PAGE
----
Rain,” one may be very much inclined to say that yes, they enjoyed the song but altogether incapable of explaining why. This is most essentially Frye’s formal phase. In using the formal phase though—if used to interpret correctly—one must recognize that all commentary is allegorical interpretation. In that one is in constant need to place ideas to the poems imagery. Frye states quite bluntly, “The instant that any critic permits himself to make a genuine comment about a poem he has begun to allegorize” (89). One stanza from “Hard Rain” that may help illuminate just this idea reads:

And what did you hear, my blue-eyed son? And what did you hear, my darling young one? I heard the sound of a thunder, it roared out a warnin’, Heard the roar of a wave that could drown the whole world, Heard one hundred drummers whose hands were a-blazin’, Heard ten thousand whisperin’ and nobody listenin’, Heard one person starve, I heard many people laughin’, Heard the song of a poet who died in the gutter, Heard the sound of a clown who cried in the alley, And it’s a hard, and it’s a hard, it’s a hard, it’s a hard, And it’s a hard rain’s a-gonna fall.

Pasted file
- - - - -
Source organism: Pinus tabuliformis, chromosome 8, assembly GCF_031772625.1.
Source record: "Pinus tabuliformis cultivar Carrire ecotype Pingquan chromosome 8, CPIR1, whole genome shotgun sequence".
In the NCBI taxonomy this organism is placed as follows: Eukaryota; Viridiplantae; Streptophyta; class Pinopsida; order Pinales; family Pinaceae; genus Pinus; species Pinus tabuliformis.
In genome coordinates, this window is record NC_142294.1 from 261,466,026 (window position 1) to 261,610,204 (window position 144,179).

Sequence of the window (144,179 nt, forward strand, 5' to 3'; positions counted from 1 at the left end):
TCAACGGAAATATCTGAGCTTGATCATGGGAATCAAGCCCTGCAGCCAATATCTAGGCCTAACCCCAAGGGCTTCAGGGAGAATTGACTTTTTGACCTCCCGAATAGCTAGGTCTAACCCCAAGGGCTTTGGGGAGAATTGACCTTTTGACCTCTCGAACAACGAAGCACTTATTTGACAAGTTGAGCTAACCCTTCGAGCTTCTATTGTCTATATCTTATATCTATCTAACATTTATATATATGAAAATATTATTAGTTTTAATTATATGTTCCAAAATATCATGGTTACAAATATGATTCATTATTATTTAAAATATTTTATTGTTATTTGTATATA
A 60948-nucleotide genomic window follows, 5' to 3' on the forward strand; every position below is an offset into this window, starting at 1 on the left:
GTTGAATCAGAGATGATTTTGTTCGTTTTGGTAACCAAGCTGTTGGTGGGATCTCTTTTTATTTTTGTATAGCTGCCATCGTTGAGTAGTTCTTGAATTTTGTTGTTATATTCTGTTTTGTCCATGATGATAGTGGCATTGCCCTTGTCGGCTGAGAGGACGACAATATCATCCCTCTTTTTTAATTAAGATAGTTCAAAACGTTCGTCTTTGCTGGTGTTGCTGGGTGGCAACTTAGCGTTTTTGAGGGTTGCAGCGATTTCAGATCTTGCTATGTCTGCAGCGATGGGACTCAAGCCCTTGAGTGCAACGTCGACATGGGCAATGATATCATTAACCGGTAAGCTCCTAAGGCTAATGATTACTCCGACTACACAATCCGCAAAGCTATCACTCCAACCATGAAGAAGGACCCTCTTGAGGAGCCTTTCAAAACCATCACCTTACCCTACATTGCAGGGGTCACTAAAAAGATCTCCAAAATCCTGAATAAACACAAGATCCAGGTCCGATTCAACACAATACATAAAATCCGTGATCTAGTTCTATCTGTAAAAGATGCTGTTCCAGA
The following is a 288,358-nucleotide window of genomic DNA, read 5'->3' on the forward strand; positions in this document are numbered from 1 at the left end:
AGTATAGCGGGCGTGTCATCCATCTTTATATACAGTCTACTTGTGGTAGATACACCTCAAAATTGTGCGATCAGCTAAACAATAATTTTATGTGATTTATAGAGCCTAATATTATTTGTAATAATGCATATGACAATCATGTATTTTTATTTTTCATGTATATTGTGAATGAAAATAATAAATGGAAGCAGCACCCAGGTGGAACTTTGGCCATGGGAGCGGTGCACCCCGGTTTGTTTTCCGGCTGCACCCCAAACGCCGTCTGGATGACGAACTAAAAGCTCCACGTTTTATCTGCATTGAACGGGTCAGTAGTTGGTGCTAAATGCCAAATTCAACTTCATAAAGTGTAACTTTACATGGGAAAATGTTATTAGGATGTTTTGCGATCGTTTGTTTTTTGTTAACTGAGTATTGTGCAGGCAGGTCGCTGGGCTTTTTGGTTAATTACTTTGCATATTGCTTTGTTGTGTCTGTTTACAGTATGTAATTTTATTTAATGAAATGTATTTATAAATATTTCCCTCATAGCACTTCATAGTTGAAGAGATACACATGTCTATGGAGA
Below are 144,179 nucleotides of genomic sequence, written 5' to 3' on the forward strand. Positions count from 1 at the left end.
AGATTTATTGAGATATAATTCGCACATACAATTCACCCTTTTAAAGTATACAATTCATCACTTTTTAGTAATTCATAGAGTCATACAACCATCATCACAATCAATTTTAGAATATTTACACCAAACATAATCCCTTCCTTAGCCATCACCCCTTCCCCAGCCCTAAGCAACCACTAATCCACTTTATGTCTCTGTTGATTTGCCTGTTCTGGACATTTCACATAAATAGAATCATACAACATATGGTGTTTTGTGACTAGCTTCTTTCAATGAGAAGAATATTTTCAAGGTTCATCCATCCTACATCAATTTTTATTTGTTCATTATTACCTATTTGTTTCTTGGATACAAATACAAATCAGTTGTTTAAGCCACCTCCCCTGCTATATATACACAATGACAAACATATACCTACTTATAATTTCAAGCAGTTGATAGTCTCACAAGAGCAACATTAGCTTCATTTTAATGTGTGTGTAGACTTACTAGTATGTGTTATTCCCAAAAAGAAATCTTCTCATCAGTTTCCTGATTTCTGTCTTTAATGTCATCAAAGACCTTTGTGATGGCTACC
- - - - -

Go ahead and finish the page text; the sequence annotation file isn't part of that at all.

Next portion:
Looking over some of these lines, we can start to find a path of direction that leads to understanding of why the centrifugal has been dominant and the centripetal largely ignored. For instance, the line “Heard ten thousand whisperin’ and nobody listenin’” is a line that has been largely read as the populace’s lack of initiative in working towards an answer for social injustice. Surely this is a logical inference but Frye reminds us—and Dylan would surely second —that while this reading has merit it is secondary to the artist’s centripetal focus (Frye 74). Again we read the next line “Heard one person starve, I heard many people laughin’” as a rallying cry against the disparity between the rich and poor of the world. The poor being ignored and the rich indulging in unnecessary pleasures is a problem, but is that Dylan’s meaning? The answer may lie somewhere between yes and no. A reading of the line cannot be wrong in the same sense that a mathematical sum is either right or wrong depending on its exponents. It can be wrong on the basis of assumption. The final direction of the poem is always centripetal, always a movement inward that is contemplative and that is universally suggestive. Dylan has argued much like Eliot’s response to “Ashe-Wednesday” and he, as the artist, is right in doing so. Reading “Hard Rain” as this or that is never wrong in its terminal sense, but it is limiting, and once we have limited a work—“Hard Rain” to America, in the 1960s—we have misinterpreted, or rather missed, the meaning. The problem with leaving “Hard Rain” as merely an exercise in the aesthetic, and such is the case with the formal phase, is that the song is too lyrical and too powerful for its listener to accept such simplicity as a plausible answer. Dylan himself becomes the labyrinth in question, perhaps more so than the song. Accepting “Hard Rain” as beautiful or aesthetically pleasing is certainly a justifiable reason to enjoy the work, but it does not answer why this song and Dylan’s work transcends his contemporaries. It is important to note that while Dylan has never given any answers to the question “What does it mean?” he has hinted that they are not meaningless. In one 1964 performance of “Hard Rain” he prefaced his perfor